State Politics

Pass trespassing bill now, fix its flaws in 2019, lawmakers decide

Boise attorney Gary Allen, representing the Idaho Property Rights Coalition, answers questions about a proposed trespass law bill during a House Agricultural Affairs Commitee hearing Tuesday.
Boise attorney Gary Allen, representing the Idaho Property Rights Coalition, answers questions about a proposed trespass law bill during a House Agricultural Affairs Commitee hearing Tuesday. csewell@idahostatesman.com

Any problems with the new law can be fixed next session.

That was the sentiment of several House Agricultural Affairs Committee members Tuesday evening when it came time to vote on a revamped bill overhauling Idaho trespassing law.

The committee advanced the initial bill on Feb. 14 with a 14-1 vote. But when an attorney general’s opinion surfaced concluding the bill may be unconstitutional, that bill was shelved and a new measure drafted.

The new bill, introduced March 1, still makes a person’s third criminal trespass conviction a felony and increases fines for criminal trespass. But it removes “willful and intentional” language and replaces it with wording requiring that the trespasser knew, or had reason to know, he or she was trespassing.

It is again sponsored by Rep. Judy Boyle, R-Midvale, who also chairs House Agricultural Affairs.

In addition to the AG’s office, state prosecutors’ and sheriffs’ associations also had concerns about the initial bill.

Gary Allen is an attorney representing the Idaho Property Rights Coalition, which comprises about 30 agricultural and landowner groups. He said the new bill addressed all three groups’ concerns.

Michael Kane, representing the sheriffs’ association, said that wasn’t entirely true. Some concerns were addressed in the new bill, he said. But he still disagreed on several other items, including posting requirements. Under the new bill, Kane said, simply entering private land without permission and doing nothing becomes criminal, but the parameters are unclear. Is it entering for “five minutes? Five hours?” he asked. “Over-criminalization is our concern. Benign conduct is being criminalized.”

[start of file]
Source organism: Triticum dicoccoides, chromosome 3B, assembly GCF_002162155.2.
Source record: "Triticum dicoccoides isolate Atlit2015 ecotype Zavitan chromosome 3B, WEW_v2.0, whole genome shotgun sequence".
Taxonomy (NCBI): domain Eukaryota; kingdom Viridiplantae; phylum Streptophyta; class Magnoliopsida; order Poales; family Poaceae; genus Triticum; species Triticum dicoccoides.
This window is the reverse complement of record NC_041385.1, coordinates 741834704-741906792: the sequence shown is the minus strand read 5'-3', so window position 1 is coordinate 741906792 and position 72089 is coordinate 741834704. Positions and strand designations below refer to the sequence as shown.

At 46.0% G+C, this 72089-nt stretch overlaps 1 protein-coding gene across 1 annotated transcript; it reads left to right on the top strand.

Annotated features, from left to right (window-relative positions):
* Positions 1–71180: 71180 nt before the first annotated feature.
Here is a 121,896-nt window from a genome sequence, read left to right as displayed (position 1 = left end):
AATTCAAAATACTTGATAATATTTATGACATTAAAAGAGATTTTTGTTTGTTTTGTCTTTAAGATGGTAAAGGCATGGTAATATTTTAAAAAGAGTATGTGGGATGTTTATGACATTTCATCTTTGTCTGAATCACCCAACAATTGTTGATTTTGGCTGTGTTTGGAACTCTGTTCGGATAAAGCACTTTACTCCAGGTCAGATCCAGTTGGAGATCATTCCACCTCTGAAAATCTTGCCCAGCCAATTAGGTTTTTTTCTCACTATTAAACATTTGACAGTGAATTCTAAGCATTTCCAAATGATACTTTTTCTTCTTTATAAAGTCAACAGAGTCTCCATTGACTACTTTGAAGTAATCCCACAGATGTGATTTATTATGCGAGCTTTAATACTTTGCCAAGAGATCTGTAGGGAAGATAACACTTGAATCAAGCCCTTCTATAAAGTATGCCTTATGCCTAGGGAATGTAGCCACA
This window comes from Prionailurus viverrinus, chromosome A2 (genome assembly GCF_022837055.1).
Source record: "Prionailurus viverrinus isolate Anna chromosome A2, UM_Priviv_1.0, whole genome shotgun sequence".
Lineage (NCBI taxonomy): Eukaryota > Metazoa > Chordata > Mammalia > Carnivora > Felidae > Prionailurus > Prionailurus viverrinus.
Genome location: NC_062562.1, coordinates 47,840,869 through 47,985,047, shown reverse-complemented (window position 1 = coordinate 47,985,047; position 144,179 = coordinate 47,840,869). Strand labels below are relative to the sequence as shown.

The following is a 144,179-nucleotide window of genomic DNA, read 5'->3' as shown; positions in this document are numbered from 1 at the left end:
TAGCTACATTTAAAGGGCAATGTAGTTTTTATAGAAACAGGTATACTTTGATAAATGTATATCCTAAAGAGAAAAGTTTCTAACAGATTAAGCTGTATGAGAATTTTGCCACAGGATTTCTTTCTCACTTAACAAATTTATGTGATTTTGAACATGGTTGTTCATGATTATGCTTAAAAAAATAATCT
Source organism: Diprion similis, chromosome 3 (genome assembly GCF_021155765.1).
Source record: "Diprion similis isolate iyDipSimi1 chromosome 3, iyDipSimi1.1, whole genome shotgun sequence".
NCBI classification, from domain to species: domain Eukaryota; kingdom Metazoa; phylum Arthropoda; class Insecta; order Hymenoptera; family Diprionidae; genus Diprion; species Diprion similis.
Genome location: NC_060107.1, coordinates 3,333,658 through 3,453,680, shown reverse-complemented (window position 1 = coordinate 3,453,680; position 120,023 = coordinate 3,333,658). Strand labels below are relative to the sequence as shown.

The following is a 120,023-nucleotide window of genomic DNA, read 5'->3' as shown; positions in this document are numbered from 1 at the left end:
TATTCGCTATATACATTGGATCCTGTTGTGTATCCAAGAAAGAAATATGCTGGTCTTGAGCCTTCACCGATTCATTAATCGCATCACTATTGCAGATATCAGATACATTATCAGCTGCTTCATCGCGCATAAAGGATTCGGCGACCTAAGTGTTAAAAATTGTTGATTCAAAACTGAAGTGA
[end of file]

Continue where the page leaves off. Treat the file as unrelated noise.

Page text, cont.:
“The bill here two weeks ago was so flawed,” said Rep. Randy Armstrong, R-Inkom — and the new proposal also had problems. He called for more vetting and refining to ensure the bill is fair and understandable to both landowners and recreationists. “The thing that chilled me the most out of all the testimony” Tuesday, he said, was the idea that lawmakers can just pass the measure now and fix it in 2019.

His peers were unswayed. “The bill certainly isn’t perfect,” said Rep. Maxine Bell, R-Jerome. But it wouldn’t go into effect until July 1, she said, and lawmakers will be back in January if it needs fixing.

The committee voted 11-3 to advance the bill to the House floor. Armstrong and Reps. Mat Erpelding, D-Boise, and Sally Toone, D-Gooding, comprised the three votes against.

Cynthia Sewell: 208-377-6428, @CynthiaSewell

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